Whorton v. Bockting (05-595), Sinochem International Co. v. Malaysia International Shipping Corp. (06-102), Lance v. Coffman (06-641) and order list

March 6, 2007 Supreme Court Update

Greetings, Court Fans!
The biggest legal news of the day was the verdict in the Lewis Scooter Libby trial, where, after 10 days of deliberations, the jury found Libby guilty on 4 out of 5 counts of the indictment. While Libby is exposed to a sentence in the range of 30 years, most believe he will get only a year or so of that – and it wouldn't be surprising if we report on his case in the Update before he serves a day! And now, on to the Court's three outstanding decisions, two from yesterday and one remaining from last week:
Whorton v. Bockting (05-595), issued last week, resolved a circuit split (between the Ninth and . . . everybody else) regarding the applicability of Crawford v. Washington, 541 U.S. 36 (2004) to cases that already were final on direct review when Crawford came down. Crawford represented a major sea change in the Court's Confrontation Clause jurisprudence, holding that testimonial statements of absent witnesses can be admitted only where the witness is unavailable and the defendant has had a prior opportunity for cross-examination. The case overruled Ohio v. Roberts, which had permitted such evidence to be introduced so long as the witness was unavailable and there were sufficient indicia of reliability. Whorton's conviction became final on direct review about a decade before Crawford was decided, but he sought to take advantage of the ruling (which came down when his federal habeas petition was pending on appeal in the Ninth Circuit) on collateral review. Under Teague v. Lane, an "old rule" (one in existence at the time of conviction) is applicable to cases on both direct and collateral review, while a "new rule" applies only on direct review unless it is a substantive rule (not applicable here) or a "watershed" procedural rule implicating "the fundamental fairness and accuracy of the criminal proceedings."
A unanimous Court, led by Justice Alito, found that the Crawford rule requiring the opportunity for cross-examination was not old (since Crawford explicitly overruled Roberts); nor was it a "watershed" rule – one that (1) is necessary to prevent an impermissibly large risk of an inaccurate conviction or (2) alters our understanding of the bedrock procedural elements essential to the fairness of a proceeding. Crawford merely recognized that the Constitution expressed a preference for assessing the reliability of testimonial statements by way of cross-examination. Crawford's rule with respect to testimonial statements is more restrictive than Roberts, but Crawford also eliminated Confrontation Clause protection for non-testimonial out-of-court statements – so Crawford's net effect on the accuracy of criminal fact-finding is unknown. Further, the rule simply does not compare to the right of indigent defendants to counsel, announced in Gideon v. Wainwright, which is the only case thus far to recognize a "watershed" rule. The Crawford rule's relationship to the accuracy of fact-finding is far less direct and profound. So criminal defendants whose convictions became final before Crawford will simply have to serve their sentences.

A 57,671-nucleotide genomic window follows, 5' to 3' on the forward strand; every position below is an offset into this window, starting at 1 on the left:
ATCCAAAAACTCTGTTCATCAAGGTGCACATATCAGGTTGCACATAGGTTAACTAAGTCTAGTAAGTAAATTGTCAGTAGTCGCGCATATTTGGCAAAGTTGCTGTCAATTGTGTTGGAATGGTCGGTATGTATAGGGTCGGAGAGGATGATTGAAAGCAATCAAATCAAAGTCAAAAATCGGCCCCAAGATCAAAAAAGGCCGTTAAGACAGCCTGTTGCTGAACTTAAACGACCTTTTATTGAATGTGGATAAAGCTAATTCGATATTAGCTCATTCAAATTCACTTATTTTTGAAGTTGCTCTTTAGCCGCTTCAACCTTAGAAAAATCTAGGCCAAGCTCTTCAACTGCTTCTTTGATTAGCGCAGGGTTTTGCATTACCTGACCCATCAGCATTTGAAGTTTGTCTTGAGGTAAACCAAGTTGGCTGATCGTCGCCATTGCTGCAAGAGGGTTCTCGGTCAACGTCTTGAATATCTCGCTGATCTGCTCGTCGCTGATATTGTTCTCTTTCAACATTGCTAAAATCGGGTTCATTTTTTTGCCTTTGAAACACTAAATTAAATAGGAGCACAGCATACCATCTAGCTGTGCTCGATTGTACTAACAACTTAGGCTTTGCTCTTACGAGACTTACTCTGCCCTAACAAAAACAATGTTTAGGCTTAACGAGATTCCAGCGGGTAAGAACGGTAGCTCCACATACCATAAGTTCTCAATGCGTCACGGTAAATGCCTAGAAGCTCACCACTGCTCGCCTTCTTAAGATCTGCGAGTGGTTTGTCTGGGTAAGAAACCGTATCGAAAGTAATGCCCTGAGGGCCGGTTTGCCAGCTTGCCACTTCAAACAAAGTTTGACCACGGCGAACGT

The first case from yesterday, Sinochem International Co. v. Malaysia International Shipping Corp. (06-102), unanimously resolved a question near and dear to the hearts of jurisdiction junkies everywhere: whether a federal court faced with a motion to dismiss for forum non conveniens must first determine that it has jurisdiction over the case before dismissing it in favor of a more convenient foreign forum. The short answer: No – a district court need not reach the issue of its own personal or subject matter jurisdiction over a case if it determines that, in any event, a foreign tribunal is clearly a more suitable forum for the case. Sinochem involved a dispute between a Chinese company and a Malaysian shipper that led to the seizure of the Malaysian ship in foreign waters, which the shipper then tried to reverse in a Pennsylvania federal court. That court ruled that it had subject matter jurisdiction over the admiralty case, but that discovery would be necessary to determine if it had personal jurisdiction over Sinochem; despite that open jurisdictional issue, the district court dismissed the case because, in any event, the Chinese courts were obviously a more convenient forum. The Third Circuit reversed, holding that the district court had to go through the personal jurisdiction inquiry before it could dismiss for forum non conveniens. Justice Ginsburg wrote for the Court, which wasted no time in reversing right back and dismissing the case. A forum non conveniens dismissal is not a dismissal on the merits; rather, it is a threshold inquiry. As a result, while a court should dispense with jurisdictional questions where possible, a court may bypass jurisdiction when, as here, jurisdiction is murky but the case obviously should be dismissed for forum non conveniens. Note, however (and this is where we give ourselves away as jurisdiction junkies), that the Court left open one issue not presented here: whether a court must make sure that it has jurisdiction before it can condition a forum non conveniens dismissal on the defendant's waiver of limitations or jurisdictional defenses in the foreign forum. Expect that issue to be back someday.